Monthly Archives: December 2014

Pubic hair microbes as a forensic tool


After watching CSI, and with forensic science being more advanced than ever, it’s easy to presume that criminals leave DNA traces everywhere that can help to make a conviction if they are caught. Human hairs come to mind as a great place to start, however, the majority of samples recovered at crime scenes are shed… Read more »


Acetate helps hypoxic cancer cells get fat


Today’s guest blog is a Cancer Research UK Career Development Fellow, Jurre Kamphorst, a researcher focusing on the metabolic stress responses in cancer cells and lead author of a study published in Cancer & Metabolism. Unlike normal cells, cancer cells are wired to just keep on growing. This continued growth requires a constant supply of cellular building blocks, including fatty acids for… Read more »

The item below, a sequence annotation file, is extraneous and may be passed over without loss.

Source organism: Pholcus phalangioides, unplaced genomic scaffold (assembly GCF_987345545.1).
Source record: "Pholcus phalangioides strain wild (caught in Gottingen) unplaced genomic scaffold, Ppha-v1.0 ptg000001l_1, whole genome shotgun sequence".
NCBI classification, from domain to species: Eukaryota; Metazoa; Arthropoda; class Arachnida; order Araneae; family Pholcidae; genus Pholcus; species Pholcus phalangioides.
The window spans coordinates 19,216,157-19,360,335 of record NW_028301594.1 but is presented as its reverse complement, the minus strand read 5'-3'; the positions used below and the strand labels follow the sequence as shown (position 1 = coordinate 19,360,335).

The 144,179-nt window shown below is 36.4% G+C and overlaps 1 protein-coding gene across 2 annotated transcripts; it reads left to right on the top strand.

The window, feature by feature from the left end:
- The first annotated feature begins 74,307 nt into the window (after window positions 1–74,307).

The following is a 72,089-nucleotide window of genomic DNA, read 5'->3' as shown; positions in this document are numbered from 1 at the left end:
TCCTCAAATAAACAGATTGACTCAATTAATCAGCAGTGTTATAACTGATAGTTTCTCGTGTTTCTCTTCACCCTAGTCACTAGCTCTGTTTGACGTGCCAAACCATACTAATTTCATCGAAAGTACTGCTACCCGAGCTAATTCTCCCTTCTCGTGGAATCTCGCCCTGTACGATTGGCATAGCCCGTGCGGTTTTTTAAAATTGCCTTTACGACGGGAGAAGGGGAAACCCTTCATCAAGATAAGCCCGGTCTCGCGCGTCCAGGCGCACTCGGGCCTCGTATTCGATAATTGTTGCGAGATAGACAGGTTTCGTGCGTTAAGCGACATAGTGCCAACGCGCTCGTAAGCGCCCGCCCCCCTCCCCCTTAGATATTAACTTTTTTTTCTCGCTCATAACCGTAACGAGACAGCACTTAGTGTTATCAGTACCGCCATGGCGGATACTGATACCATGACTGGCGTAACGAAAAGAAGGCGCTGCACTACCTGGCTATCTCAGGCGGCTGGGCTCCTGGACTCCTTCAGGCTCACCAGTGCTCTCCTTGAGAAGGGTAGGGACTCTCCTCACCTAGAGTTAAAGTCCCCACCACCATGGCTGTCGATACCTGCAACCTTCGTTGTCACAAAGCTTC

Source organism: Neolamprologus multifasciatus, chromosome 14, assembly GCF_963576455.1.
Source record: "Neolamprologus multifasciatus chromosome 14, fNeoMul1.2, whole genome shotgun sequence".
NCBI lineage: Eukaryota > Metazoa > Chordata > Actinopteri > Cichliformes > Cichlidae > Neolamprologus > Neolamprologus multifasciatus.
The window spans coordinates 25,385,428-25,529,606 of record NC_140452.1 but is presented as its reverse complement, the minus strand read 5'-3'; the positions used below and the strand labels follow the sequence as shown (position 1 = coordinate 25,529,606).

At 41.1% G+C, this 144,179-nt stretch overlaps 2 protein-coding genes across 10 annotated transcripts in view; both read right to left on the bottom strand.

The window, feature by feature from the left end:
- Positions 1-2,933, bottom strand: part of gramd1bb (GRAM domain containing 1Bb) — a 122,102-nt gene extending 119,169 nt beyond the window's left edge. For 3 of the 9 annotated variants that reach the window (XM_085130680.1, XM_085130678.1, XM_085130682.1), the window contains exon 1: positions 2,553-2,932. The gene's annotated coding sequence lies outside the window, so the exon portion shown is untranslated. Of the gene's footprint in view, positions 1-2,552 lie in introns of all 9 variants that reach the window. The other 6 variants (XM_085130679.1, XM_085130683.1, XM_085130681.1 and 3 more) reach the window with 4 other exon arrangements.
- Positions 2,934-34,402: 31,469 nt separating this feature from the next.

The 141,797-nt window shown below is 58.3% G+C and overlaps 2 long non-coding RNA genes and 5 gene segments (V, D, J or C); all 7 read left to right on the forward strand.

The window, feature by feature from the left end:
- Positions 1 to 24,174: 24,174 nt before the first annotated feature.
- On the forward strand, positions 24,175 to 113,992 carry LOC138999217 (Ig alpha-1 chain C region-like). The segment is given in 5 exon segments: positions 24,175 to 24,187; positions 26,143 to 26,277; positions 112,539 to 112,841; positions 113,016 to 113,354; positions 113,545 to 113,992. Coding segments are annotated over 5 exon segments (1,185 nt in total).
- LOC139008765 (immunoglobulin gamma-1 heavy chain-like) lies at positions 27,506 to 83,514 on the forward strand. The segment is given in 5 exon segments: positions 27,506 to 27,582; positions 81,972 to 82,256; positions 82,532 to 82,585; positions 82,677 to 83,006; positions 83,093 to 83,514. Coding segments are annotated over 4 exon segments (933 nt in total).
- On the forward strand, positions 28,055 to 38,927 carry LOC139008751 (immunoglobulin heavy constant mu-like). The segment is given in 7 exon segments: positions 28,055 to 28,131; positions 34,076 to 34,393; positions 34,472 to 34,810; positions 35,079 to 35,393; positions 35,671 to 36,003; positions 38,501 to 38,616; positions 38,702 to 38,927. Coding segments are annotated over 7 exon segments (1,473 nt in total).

Making sense of methylation and methodology


New research published today in Clinical Epigenetics questions the methods used in some studies for assessing DNA methylation in cancer, calling for the use of only quantitative techniques. This is a guest blog by Dr Annette Lim (Peter MacCallum Cancer Center, Australia) and Dr Alexander Dobrovic (Ludwig Institute for Cancer Research and Olivia Newton-John Cancer Research Institute, Australia) to explain… Read more »


Malignant pleural mesothelioma as an epigenetic disease


Written by Dr Anne-Marie Baird, Queensland University of Technology, Australia Malignant pleural mesothelioma (MPM) arises in the pleural cavity in the lungs, from the mesothelial cells. It is an aggressive inflammatory cancer, which has been associated with asbestos exposure since the early 1960s. The lag period between exposure and the development of MPM is significant,… Read more »